Dismal Voter Turnout Subject of Old State House Panel Discussion

Trinity’s Stefanie Chambers examines Obstacles faced by Women, Minorities


HARTFORD, CT, October 11, 2012 – With the presidential election less than a month away, a panel of three experts Wednesday tackled the thorny issues of low voter turnout, obstacles to voter participation, efforts to target and disenfranchise ethnic and racial groups, and other election-related topics.

The panel discussion, “The Fight to Vote, The Right to Vote,” took place at the Old State House in downtown Hartford and featured Stefanie Chambers, associate professor of political science at Trinity; Secretary of the State Denise Merrill; and Cheri Quickmire, executive director of Common Cause, Connecticut. The moderator was Elizabeth McGuire of the Connecticut Network (CT-N), which recorded the discussion and will broadcast it over the coming week.


Pictured left to right: Stefanie Chambers, associate professor of political science; Secretary of the State Denise Merrill; and Cheri Quickmire, executive director of Common Cause, Connecticut.

For a listing of airtimes, please visit: www.ct-n.com.

McGuire opened the discussion by noting that the number of people who turn out to vote could very well be a deciding factor in both the presidential election pitting Democrat Barack Obama against Republican Mitt Romney and Connecticut’s U.S. Senate race between Democrat Chris Murphy and Republican Linda McMahon.

Calling it “hugely discouraging,” McGuire said, “we know that a huge number of people in this country just sit it out.” The nation’s dismal voter participation rate – especially when compared to other democracies -- dominated the hour-long conversation.

But first, Chambers gave an overview of the struggle by women for the right to vote, a fight that wasn’t won until the 19th Amendment to the U.S. Constitution was ratified in 1920, more than a century after women had begun clamoring for enfranchisement. Indeed, the framers of the Constitution did not specify which groups were entitled to vote, resulting in various constituencies having to struggle “to get a place at the table.”

The suffragist movement gained momentum in the mid-1800s, led by Elizabeth Cady Stanton and Lucretia Mott, who organized the 1848 Seneca Falls Convention, where they issued a declaration calling for women to be granted property rights, equality in divorce proceedings and the right to vote, among other grievances.

But it would take another 70 years for women to gain the ability to vote. Chambers noted that Connecticut was not in the vanguard of the struggle for women’s rights. However, two of the women who were instrumental in advocating for women were Isabella Beecher Hooker and Katharine Houghton Hepburn, both from prominent white, well-to-do families, which was typical of the suffrage movement.

The Old State House discussion then veered in the direction of why so few eligible people over the age of 18 cast ballots, though interestingly, female voters have outnumbered men since the 1980s, a trend that continues to this day. In the past few decades, fewer than half of the eligible adults in this country have voted in presidential elections, and even fewer in off-year elections.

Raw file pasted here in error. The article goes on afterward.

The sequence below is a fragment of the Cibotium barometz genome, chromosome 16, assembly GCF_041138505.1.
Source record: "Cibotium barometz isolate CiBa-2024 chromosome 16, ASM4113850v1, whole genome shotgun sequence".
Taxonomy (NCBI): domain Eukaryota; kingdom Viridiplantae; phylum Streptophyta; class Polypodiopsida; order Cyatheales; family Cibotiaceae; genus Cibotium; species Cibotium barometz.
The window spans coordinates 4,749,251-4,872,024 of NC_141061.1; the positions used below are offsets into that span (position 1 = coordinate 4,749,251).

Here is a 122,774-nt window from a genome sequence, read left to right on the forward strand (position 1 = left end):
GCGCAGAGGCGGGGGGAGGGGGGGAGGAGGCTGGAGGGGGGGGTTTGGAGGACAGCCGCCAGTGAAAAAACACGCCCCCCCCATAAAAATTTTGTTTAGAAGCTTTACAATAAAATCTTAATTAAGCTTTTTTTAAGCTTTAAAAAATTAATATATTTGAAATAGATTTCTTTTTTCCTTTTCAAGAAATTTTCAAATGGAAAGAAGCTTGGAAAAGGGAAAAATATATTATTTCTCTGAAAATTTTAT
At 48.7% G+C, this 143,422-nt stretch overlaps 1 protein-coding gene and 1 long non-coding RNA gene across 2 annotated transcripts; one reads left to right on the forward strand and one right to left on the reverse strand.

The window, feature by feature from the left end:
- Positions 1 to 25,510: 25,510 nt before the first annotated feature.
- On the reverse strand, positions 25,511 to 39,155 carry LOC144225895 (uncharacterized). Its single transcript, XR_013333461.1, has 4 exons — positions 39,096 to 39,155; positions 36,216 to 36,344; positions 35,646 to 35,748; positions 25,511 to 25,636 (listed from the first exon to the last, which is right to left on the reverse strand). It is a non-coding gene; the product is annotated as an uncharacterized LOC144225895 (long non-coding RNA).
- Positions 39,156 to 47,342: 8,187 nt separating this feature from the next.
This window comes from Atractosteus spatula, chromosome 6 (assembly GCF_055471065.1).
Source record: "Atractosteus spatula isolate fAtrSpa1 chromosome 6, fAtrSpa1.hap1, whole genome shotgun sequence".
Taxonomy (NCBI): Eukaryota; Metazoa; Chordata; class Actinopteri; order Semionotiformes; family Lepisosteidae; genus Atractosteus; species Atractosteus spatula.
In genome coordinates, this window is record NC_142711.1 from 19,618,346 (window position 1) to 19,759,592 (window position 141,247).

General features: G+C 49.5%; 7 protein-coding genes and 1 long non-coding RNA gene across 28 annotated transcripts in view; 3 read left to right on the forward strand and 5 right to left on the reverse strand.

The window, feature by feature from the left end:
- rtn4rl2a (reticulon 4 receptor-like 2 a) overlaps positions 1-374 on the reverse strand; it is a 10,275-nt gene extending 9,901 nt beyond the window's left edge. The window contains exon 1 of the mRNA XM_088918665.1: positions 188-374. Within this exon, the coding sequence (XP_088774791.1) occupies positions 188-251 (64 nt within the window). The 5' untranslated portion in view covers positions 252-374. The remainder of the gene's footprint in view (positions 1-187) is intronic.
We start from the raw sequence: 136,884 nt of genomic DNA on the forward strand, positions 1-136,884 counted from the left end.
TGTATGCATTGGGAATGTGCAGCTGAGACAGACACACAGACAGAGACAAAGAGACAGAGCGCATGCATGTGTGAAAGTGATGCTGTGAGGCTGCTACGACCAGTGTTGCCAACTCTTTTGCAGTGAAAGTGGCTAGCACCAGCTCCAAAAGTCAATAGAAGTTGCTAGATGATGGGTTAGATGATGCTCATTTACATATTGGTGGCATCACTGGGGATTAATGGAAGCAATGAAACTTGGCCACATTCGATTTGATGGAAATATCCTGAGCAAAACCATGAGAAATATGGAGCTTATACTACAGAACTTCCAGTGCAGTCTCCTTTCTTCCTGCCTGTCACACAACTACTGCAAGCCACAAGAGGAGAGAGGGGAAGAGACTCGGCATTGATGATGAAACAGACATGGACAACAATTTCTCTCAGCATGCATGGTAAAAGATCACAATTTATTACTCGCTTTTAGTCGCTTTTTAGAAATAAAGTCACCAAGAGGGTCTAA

Merrill, whose job it is to oversee state elections, described it “as a crisis in this country. [Voting] is a right that people have fought and died for.” Merrill said the percentages vary according to several factors, including age. Seniors, for example, vote in much larger numbers than Americans between the ages of 18 to 30. “They feel like it’s optional,” Merrill said, alluding to young people. “If they feel like it, they vote,” whereas older Americans feel as though it’s their duty to vote.

All three women agreed that the United States makes it harder to vote than other democracies, some of which don’t require citizens to first register and some have elections on weekends or turn election day into a national holiday. The barrage of negative ads on American TV is also a big turn-off, as are the barriers that keep racial and ethnic minority groups from the polls.

Quickmire noted that there has been an escalation in the use of “voter suppression tactics” in many states, such as requiring voters to show government-issued photo IDs and sending voters text messages and robo-calls advising them that the day of the election or their polling place has changed. Quickmire described the tactics as “quite frightening” and said they result in people not showing up to vote or showing up at the wrong place.

In Connecticut, voters do not need photo IDs to cast a ballot, although they must show a form of identification with an address. Also, the legislature has enacted a law that will allow Election Day registration beginning in 2014, as well as online voter registration. In states that already have Election Day registration, it’s been shown that voter participation increases by an average of 10 to 12 percent. 

However, none of the panelists favored online voting because of the possibility of tampering and manipulation by unscrupulous people who want to alter the outcome of the election.